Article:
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Gregory Gregory

Gregory Gregory.jpg

One of the mysteries about Gregory Gregory is the lack of confirmed images of the man. This panel, hidden high up in the apse above the grand cedar staircase in his beloved Harlaxton manor is thought to be the only know picture of Gregory Gregory.

Lords of the Manor of Harlaxton


1124 Maud, daughter of Henry 1 given Lordship of Soke of Grantham (inc Harlaxton) She in turn gave it to William of Tancarville in return for the service of 10 knights. Each knight was given a “fief” of land, some of which included Harlaxton.

1174 William de Mortimer held the Manor and  built the church

1340 Constantine Mortimer passed all interests in the Manor of Harlaxton to his son in law, Edmund de Swyneford who built the old manor

1363 the principle land owners, the Swynefords, were probably living elsewhere. Edmund Duke of York given Lordship of Grantham and John Of Gaunt may have used Harlaxton Manor as a hunting lodge.

Late 1300s and early 1400s The Swyneford family married into various other noble families including the Luttrell (of Luttrell Psalter), Belesby, Hilton, Pygot, Vaux, Martin and Thisnblebys (Thimbleby) and Ricard families.

John Blewitt married the daughter of Thomas Rycard (Ricard)

1434 John Blewitt of Harlaxton

1464 John Blewitt

?- ? john Blewitt

?-? John Blewitt

1539- ? John Bluet

?-? Bluet Family 80 years

? – 1619 John Bluet

1619 – 1666 Daniel de Ligne bought the title and estate for £8000 from the Bluet family. Knighted by James 1

1666 – 1730 Daniel de Ligne

1730 Cadwallader Glynne (died before he could formally inherit)

1738 – 1758 George Gregory (The solicitor who “found out” Anne Orton was related and married her as she inherited.)

1758 -1822 George de Ligne Gregory

1822 -1854 Gregory Gregory (prev Gregory Williams inherits from his Uncle George de Ligne Gregory)

1854 – 1860 George Gregory

1860 – 1869 John Sherwin Gregory

1869-1892 Estate passed to Wife of JSG, Catherine Gregory

1892 – 1935 Thomas Sherwin Pearson Gregory

1935 Passed to son Philip Pearson Gregory – estate sold to Violet Van de Elst 1937 after which time the title ceased to exist.

Whilst his name is known widely in the village through what he shaped or had built, few know Gregory Gregory's background story.

Gregory Williams (his birth name) was born in 1786, the only son of Olivia Preston of Flasby Hall in Yorkshire and soldier William Gregory Williams. He didn’t adopt the name Gregory Gregory until he inherited the estate from his Uncle, George de Ligne Gregory, in 1822.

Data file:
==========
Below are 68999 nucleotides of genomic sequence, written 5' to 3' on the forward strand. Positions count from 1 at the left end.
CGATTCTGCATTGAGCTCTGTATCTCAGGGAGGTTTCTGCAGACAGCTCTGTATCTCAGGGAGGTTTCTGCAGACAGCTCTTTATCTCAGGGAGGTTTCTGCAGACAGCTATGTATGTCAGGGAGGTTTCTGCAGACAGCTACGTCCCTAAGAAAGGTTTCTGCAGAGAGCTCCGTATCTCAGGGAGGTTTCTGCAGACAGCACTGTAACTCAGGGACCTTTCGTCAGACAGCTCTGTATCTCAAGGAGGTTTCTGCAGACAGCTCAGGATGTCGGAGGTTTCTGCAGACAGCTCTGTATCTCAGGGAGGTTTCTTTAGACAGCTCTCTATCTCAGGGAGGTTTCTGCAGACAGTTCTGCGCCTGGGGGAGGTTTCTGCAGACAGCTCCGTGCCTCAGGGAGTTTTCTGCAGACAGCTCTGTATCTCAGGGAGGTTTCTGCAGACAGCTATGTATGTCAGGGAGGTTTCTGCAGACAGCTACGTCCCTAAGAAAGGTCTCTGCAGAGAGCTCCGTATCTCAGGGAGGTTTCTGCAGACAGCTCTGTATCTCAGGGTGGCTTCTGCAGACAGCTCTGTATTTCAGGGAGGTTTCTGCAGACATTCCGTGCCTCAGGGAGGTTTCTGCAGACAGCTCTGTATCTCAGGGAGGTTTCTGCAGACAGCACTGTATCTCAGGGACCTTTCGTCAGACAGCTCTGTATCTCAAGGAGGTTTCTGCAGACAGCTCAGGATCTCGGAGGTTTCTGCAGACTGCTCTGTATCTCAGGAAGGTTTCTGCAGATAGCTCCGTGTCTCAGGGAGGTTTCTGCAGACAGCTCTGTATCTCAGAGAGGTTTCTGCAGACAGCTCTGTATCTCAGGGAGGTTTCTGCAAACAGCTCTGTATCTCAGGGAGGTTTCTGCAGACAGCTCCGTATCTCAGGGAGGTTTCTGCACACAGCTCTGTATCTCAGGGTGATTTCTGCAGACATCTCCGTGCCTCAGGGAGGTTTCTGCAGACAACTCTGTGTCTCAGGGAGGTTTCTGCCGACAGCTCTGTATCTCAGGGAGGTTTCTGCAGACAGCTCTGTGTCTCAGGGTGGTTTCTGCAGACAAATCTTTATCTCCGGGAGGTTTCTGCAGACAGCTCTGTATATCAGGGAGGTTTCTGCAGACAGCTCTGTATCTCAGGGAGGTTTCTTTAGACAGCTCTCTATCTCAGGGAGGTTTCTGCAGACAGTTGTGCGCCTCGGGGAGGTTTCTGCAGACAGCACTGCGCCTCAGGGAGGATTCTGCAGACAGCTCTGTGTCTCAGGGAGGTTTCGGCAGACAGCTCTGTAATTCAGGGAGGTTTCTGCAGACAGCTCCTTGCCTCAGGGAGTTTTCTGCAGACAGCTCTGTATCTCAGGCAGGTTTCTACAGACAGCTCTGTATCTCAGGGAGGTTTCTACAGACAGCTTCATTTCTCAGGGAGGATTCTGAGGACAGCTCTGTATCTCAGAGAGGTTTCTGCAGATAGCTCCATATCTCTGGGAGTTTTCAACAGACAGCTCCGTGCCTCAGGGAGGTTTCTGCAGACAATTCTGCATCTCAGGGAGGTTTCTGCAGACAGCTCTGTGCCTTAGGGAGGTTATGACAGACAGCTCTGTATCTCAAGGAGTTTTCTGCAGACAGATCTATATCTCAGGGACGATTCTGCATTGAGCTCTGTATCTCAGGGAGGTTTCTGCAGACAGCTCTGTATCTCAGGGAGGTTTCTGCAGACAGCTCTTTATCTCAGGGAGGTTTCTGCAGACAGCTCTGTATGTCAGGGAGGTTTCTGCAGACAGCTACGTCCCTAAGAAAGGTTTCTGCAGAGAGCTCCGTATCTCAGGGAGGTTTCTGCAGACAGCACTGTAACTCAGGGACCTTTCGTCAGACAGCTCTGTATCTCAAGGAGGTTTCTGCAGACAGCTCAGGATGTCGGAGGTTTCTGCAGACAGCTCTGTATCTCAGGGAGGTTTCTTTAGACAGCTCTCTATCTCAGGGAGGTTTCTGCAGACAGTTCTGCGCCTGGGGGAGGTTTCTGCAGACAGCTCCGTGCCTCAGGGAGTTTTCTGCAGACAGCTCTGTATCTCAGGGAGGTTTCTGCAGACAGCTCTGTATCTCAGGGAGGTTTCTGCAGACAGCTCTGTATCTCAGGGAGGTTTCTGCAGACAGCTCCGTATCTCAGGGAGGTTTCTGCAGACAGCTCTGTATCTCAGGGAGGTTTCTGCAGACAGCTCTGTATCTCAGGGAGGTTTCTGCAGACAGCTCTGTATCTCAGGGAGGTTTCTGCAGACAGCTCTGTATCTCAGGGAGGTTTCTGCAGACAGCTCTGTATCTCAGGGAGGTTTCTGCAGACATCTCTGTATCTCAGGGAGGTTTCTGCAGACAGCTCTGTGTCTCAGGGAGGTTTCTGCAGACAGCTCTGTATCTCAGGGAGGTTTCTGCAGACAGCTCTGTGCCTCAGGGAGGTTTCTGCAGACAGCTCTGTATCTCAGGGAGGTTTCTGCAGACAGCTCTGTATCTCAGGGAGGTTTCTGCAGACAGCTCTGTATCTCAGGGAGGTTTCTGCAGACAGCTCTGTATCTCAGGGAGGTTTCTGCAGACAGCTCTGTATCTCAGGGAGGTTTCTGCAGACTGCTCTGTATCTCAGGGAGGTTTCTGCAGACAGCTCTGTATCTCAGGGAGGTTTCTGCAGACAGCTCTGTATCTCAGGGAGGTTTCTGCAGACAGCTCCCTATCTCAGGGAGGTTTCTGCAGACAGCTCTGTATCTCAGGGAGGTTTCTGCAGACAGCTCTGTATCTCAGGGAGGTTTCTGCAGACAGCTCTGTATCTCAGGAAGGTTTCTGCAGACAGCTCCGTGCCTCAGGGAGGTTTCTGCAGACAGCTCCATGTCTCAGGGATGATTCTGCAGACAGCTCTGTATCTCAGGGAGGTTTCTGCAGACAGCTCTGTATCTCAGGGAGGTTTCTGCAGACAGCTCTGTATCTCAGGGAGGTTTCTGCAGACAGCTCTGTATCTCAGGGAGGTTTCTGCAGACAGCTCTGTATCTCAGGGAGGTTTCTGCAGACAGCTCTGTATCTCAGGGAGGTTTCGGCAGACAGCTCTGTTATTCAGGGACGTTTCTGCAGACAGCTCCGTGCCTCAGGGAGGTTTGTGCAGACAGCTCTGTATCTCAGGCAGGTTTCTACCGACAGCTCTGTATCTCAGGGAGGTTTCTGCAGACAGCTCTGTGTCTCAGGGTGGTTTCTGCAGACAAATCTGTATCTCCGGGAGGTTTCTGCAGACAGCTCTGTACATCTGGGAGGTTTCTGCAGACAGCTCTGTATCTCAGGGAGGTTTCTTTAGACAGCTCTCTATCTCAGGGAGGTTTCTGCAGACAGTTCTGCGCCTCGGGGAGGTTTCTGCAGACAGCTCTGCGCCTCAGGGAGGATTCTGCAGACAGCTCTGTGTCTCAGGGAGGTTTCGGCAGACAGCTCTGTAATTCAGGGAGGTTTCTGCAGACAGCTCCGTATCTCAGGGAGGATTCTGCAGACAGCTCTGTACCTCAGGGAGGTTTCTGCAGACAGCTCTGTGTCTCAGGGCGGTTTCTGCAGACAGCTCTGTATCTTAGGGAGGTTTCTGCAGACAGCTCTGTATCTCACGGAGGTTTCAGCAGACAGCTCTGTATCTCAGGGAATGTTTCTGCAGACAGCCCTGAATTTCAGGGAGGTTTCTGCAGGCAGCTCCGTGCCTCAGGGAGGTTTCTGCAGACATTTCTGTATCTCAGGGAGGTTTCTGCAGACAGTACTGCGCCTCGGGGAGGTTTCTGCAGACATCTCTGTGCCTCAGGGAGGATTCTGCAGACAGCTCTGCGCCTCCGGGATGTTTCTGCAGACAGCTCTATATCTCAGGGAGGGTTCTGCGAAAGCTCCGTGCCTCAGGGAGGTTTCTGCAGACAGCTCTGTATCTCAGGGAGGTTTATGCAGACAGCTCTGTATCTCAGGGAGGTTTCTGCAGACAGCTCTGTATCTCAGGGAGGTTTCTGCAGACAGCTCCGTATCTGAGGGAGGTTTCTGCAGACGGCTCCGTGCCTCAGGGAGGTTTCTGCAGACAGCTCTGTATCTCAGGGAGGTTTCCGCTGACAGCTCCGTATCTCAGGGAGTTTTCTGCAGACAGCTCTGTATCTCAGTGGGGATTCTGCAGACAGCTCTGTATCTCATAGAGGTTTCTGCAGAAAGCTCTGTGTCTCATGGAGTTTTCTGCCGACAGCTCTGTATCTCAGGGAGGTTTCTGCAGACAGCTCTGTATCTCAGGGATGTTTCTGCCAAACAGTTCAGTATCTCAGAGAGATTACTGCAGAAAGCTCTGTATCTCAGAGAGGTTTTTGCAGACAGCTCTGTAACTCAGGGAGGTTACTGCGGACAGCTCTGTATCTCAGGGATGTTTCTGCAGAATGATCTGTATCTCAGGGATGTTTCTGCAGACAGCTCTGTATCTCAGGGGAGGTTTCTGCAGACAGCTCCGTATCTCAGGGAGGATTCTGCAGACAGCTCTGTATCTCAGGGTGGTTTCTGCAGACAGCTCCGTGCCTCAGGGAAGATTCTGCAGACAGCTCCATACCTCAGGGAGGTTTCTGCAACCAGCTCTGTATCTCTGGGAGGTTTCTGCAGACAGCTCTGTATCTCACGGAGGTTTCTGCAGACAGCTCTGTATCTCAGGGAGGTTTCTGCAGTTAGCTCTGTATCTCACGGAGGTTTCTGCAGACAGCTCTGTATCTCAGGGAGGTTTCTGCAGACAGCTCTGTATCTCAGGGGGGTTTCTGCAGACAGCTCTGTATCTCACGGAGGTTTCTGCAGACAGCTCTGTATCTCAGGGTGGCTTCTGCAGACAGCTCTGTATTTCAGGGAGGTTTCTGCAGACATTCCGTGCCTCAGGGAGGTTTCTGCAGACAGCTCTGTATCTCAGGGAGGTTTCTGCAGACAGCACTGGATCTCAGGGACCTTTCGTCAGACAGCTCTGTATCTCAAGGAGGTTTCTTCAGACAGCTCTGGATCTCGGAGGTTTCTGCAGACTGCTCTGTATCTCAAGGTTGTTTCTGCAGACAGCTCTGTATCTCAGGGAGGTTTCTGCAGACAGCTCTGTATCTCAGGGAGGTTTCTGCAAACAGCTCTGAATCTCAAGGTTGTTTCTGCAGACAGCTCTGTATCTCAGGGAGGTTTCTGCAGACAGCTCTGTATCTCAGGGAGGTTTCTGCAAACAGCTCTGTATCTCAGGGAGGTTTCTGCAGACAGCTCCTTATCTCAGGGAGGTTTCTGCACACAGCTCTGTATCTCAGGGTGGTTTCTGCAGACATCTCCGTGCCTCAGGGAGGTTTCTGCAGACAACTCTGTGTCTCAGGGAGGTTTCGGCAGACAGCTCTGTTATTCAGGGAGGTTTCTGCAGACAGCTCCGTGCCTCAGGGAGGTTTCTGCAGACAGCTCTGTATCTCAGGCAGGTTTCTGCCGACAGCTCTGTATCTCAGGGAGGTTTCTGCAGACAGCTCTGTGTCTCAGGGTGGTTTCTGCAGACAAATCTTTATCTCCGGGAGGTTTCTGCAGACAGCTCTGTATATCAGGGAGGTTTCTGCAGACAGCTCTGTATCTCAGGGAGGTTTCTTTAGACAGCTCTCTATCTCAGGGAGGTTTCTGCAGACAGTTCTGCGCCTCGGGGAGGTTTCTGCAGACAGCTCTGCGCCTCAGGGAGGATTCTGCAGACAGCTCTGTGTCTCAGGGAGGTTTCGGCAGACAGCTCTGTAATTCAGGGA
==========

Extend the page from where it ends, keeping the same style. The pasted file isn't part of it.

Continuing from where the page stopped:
Aged 11 in 1797 he gained entrance to Rugby School in Warwickshire and in 1805 at the age of 19 he attended Christ Church College, Oxford as a commoner or ordinary fee-paying student. Gregory studied the Classics, Greek philosophy and Mathematics, but left in 1807 without taking a degree. This was customary at the time for those destined to run family estates or family businesses.

How the young Gregory Williams employed himself before inheriting his estates is not known with any degree of certainty. What is known is that he received a commission as a Major in the second or Southwell Regiment of Local Militia in 1809 and was promoted to Lieutenant Colonel in 1813.

By 1822 he had inherited estates from both his father and his uncle’s legacies and took the Gregory name as his surname. His uncle, George de Ligne Gregory (1740-1822), estate included property in Nottingham, Lenton, Radford and Denton as well as holdings in various canal and railway companies and some profitable coal mines. Whilst his father’s estate included a smaller property at Denton and land at Rempstone.

In 1823 Gregory Gregory of Rempstone is listed as a Fellow of the Royal Horticultural Society - something that must have influenced his approach to the gardens at Harlaxton Manor. In 1825, still based at Rempstone, he acted as Sheriff of Nottinghamshire, as many of his ancestors had done before him. Shortly after Gregory let out Rempstone Hall to Mr Smith Wright of the Nottingham banking family, and he moved to Hungerton Hall. An 1829 Directory lists him as living at Hungerton Hall and in 1831 he can be found as a Fellow of the Zoological Society of London.

In the 1820s, Gregory Gregory is said to have been attached to various British embassies overseas during which time he amassed a collection of statuary, furniture, tapestries, books, silver plate, and artwork which later became known as the ‘Gregory Heirlooms.’ He also sold some of his land with a view to building a mansion in Lincolnshire to resemble a palace.

In 1831 he commissioned the architect Anthony Salvin to build his new manor house, a mansion reflecting his personal tastes and a myriad of styles and designs picked up during his European travels.

Gregory Gregory died in 1854 of gout complications and according to a funeral notice in The Times, was buried in the family vault in Harlaxton Church. He left a substantial gift in his will to his “confidential servant” Samuel Baguley. Samuel was named prior to anyone else, indicating an unusual level of importance for a butler. 

The house was inherited by his cousin, George Gregory, a man Gregory apparently despised.

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